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May 30, 2006

Musical musings

It is said that there is very little under the sun that is "new" and some while ago I stumbled across something written by Lynn S who used to write on Reflections in d minor. I would have to say that I am close to agreement with the sentiments she expressed there - now sadly untraceable by me! In a very short post entitled "Artsy Language" Lynn included a link to a site advertsing a band from Estonia which usually performs medieval music and which had experimented with the music of Black Sabbath on medieval instruments and tempos!

Now I would have to say that Black Sabbath is definitely not on my list of musical appreciation, but this was something else. The band was called Robellus and their latest offering was a CD entitled Sabbatum - which I recently ran across in a well known record emporuium. You got it, the music of Black Sabbath a la medieval. And in Latin. You have to hear this to believe it and excerpts could be downloaded at the website for the band. I did so at the time (2004!) but now can't find the track and the link has ceased to function! Sad, because it was both interesting and good!

Personally I liked what I heard and cannot help but reflect on the fact that a great deal of the medieval sound is now being revived with the aid of modern technology, albeit somewhat "creatively" as many of the tunes and manuscripts have not been that well preserved. That said, groups like the Medieval Babes have made quite an impact on the music scene and I am listening to one of their CD's as I write. I guess that though we may not understand the Latin, its a bit like the opera, we don't actually need to understand it, the sound of it conveys the meaning and the passion.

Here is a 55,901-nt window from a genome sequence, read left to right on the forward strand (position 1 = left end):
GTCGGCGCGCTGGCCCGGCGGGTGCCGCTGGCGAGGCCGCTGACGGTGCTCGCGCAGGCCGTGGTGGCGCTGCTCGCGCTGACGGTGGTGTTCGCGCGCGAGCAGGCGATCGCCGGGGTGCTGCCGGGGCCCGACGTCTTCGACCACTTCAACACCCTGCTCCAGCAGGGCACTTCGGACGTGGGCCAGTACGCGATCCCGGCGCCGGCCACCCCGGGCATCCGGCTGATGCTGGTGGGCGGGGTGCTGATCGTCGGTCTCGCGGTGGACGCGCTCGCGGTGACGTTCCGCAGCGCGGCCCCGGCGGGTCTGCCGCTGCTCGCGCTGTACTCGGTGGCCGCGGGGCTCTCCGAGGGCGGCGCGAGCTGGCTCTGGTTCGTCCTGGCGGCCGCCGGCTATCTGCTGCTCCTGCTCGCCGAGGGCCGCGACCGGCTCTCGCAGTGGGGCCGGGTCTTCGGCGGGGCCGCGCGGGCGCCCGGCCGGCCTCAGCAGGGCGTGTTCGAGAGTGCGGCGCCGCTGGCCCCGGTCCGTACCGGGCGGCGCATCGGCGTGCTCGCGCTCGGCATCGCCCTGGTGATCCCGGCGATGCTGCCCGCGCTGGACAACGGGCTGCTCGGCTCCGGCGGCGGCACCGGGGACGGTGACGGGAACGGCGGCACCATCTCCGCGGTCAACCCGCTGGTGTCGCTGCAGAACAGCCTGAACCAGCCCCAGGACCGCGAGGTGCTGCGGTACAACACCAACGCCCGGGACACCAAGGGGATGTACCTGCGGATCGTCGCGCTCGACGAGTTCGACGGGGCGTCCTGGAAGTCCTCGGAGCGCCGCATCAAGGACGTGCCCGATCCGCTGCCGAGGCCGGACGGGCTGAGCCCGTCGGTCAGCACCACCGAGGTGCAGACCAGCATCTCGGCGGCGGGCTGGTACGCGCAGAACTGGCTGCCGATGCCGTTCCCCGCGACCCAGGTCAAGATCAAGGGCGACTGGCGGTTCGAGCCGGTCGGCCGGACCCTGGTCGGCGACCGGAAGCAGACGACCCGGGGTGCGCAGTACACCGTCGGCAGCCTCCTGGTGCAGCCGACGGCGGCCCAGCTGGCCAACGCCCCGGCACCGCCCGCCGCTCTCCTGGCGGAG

For the music fundi's who stumble across this blog, the sound produced in plainsong chant or this sort of rythmic cadence produced around a simple harmony of voices, is what brings the walls of a place like Tewkesbury Abbey alive. Speak and the voice is lost, chant it at just the right pitch and it carries right around the building. Sir David Wilcox once told a visitor that the "pitch" of the building of King's College Chapel was A Flat. I would suspect that the "pitch" at the Abbey is around "G" below middle "C" as I have noticed that it picks up my voice (and the others who are, like me, Basses) far more readily than those at a higher pitch.

It is in these conditions that you run into another little medieval trick - tempo! Too fast and you hit the echo returning, too slow and you lose the resonance, so you have to pace yourself and your singing to the "interval" of the building - as much as 8 seconds in some! Great fun, but when you get it right - what a sound!

Posted by The Gray Monk at May 30, 2006 11:41 PM

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